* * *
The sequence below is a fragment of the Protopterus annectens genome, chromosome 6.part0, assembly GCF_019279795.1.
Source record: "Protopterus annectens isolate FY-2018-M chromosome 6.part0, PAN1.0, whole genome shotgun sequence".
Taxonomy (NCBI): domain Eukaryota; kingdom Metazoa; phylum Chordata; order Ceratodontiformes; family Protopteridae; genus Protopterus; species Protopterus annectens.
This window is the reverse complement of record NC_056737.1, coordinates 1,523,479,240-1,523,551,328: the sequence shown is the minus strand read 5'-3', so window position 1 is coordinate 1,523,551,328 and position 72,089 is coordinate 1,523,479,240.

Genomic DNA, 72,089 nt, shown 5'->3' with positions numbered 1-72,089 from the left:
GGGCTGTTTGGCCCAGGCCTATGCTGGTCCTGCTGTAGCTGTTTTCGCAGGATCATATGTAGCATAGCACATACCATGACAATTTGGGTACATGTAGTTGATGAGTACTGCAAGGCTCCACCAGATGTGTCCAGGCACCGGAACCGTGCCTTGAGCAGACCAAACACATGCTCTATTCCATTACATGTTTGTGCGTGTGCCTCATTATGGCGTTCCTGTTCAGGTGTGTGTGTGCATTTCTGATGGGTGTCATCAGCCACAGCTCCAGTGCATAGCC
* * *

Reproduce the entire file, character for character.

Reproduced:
The sequence below is a fragment of the Protopterus annectens genome, chromosome 6.part0, assembly GCF_019279795.1.
Source record: "Protopterus annectens isolate FY-2018-M chromosome 6.part0, PAN1.0, whole genome shotgun sequence".
Taxonomy (NCBI): domain Eukaryota; kingdom Metazoa; phylum Chordata; order Ceratodontiformes; family Protopteridae; genus Protopterus; species Protopterus annectens.
This window is the reverse complement of record NC_056737.1, coordinates 1,523,479,240-1,523,551,328: the sequence shown is the minus strand read 5'-3', so window position 1 is coordinate 1,523,551,328 and position 72,089 is coordinate 1,523,479,240.

Genomic DNA, 72,089 nt, shown 5'->3' with positions numbered 1-72,089 from the left:
GGGCTGTTTGGCCCAGGCCTATGCTGGTCCTGCTGTAGCTGTTTTCGCAGGATCATATGTAGCATAGCACATACCATGACAATTTGGGTACATGTAGTTGATGAGTACTGCAAGGCTCCACCAGATGTGTCCAGGCACCGGAACCGTGCCTTGAGCAGACCAAACACATGCTCTATTCCATTACATGTTTGTGCGTGTGCCTCATTATGGCGTTCCTGTTCAGGTGTGTGTGTGCATTTCTGATGGGTGTCATCAGCCACAGCTCCAGTGCATAGCC